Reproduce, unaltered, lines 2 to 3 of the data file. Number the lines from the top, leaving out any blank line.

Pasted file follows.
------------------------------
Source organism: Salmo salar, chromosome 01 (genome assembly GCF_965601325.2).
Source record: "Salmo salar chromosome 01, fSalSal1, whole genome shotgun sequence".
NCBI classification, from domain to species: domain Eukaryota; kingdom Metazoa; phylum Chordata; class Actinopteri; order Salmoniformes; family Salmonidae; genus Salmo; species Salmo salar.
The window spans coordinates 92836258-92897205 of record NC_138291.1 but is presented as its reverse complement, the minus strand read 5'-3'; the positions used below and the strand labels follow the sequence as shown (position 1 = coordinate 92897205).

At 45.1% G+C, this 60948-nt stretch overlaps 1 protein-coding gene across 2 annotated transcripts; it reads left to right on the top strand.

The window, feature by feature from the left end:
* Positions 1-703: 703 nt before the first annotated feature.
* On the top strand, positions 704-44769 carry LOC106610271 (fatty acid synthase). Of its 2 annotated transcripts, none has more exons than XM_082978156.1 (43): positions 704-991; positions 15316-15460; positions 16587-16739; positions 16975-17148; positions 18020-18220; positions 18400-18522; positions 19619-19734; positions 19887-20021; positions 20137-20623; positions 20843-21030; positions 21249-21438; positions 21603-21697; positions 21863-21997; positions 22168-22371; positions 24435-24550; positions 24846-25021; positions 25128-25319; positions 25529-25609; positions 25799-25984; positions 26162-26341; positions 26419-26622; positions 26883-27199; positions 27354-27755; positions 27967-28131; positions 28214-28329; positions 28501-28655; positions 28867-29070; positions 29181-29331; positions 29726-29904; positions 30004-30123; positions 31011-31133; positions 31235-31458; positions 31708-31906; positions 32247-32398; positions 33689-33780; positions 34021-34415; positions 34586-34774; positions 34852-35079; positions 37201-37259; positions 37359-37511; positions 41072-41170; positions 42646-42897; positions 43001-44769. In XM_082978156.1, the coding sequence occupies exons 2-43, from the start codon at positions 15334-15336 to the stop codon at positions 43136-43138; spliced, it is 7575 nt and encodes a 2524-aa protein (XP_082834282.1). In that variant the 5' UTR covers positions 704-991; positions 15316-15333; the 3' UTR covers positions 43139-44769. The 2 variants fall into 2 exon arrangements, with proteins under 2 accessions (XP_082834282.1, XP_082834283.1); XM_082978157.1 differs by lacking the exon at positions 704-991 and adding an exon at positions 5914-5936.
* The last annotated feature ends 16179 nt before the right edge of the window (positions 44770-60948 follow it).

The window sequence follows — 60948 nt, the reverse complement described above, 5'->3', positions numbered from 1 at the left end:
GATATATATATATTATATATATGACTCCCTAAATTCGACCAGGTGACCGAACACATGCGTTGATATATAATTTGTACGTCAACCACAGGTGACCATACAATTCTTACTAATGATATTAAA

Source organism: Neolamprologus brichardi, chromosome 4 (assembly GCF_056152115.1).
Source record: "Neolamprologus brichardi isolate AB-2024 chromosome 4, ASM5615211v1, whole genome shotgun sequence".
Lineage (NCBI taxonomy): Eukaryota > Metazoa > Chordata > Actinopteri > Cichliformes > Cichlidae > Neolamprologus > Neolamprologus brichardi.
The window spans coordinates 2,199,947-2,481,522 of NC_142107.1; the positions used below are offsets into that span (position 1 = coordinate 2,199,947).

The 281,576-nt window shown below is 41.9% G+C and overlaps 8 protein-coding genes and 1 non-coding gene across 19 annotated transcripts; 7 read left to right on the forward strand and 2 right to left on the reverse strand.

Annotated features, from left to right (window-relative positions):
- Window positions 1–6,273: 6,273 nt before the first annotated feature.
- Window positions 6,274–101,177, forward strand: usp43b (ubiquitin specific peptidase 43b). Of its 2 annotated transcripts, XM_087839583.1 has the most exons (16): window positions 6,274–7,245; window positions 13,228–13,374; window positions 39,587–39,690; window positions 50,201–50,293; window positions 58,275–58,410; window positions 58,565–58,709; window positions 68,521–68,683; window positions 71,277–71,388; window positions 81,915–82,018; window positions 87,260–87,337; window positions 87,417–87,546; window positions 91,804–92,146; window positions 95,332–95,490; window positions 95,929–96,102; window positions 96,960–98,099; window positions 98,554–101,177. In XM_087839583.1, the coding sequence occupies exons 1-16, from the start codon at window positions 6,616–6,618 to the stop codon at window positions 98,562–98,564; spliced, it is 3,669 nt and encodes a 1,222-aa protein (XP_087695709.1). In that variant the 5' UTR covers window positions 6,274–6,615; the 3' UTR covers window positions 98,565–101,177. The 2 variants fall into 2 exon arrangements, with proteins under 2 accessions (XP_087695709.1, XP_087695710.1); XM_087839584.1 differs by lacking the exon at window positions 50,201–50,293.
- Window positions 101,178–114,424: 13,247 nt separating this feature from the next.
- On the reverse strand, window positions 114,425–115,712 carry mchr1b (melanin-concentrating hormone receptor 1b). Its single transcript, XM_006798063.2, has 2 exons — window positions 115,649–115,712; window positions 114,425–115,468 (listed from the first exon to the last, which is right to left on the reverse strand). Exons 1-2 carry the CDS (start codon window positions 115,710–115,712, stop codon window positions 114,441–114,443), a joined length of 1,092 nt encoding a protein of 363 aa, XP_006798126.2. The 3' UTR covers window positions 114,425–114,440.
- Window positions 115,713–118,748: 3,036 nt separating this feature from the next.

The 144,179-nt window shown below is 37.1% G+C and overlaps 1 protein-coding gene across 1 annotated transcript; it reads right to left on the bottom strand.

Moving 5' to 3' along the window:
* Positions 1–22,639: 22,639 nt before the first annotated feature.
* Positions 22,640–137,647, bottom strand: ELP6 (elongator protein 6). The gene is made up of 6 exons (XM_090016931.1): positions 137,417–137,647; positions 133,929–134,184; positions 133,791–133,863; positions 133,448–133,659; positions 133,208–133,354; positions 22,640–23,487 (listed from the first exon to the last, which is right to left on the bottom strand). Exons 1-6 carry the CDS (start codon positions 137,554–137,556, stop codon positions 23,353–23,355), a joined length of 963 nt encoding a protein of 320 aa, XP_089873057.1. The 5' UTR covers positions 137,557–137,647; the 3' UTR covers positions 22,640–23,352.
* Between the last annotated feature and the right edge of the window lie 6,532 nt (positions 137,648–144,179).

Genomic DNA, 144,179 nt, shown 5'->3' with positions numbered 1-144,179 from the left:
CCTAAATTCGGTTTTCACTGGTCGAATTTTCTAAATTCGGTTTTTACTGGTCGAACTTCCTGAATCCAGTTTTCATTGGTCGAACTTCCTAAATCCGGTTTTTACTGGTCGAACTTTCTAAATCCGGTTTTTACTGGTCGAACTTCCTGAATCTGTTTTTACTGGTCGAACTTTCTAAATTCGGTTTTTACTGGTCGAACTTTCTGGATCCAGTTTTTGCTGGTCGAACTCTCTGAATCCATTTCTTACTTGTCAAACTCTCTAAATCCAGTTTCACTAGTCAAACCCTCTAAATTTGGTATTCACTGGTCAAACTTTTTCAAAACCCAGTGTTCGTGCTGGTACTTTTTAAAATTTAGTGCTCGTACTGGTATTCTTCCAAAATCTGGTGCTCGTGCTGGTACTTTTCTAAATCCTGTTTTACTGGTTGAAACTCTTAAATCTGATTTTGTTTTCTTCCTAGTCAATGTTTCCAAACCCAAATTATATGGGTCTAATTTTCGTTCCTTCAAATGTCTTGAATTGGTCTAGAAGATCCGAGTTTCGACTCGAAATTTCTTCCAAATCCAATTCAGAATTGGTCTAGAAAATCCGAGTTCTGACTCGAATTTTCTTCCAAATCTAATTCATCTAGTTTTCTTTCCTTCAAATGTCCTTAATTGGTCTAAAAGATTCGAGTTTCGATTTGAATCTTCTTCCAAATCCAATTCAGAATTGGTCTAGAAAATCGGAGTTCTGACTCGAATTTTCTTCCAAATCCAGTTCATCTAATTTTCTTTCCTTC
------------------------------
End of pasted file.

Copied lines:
Source record: "Salmo salar chromosome 01, fSalSal1, whole genome shotgun sequence".
NCBI classification, from domain to species: domain Eukaryota; kingdom Metazoa; phylum Chordata; class Actinopteri; order Salmoniformes; family Salmonidae; genus Salmo; species Salmo salar.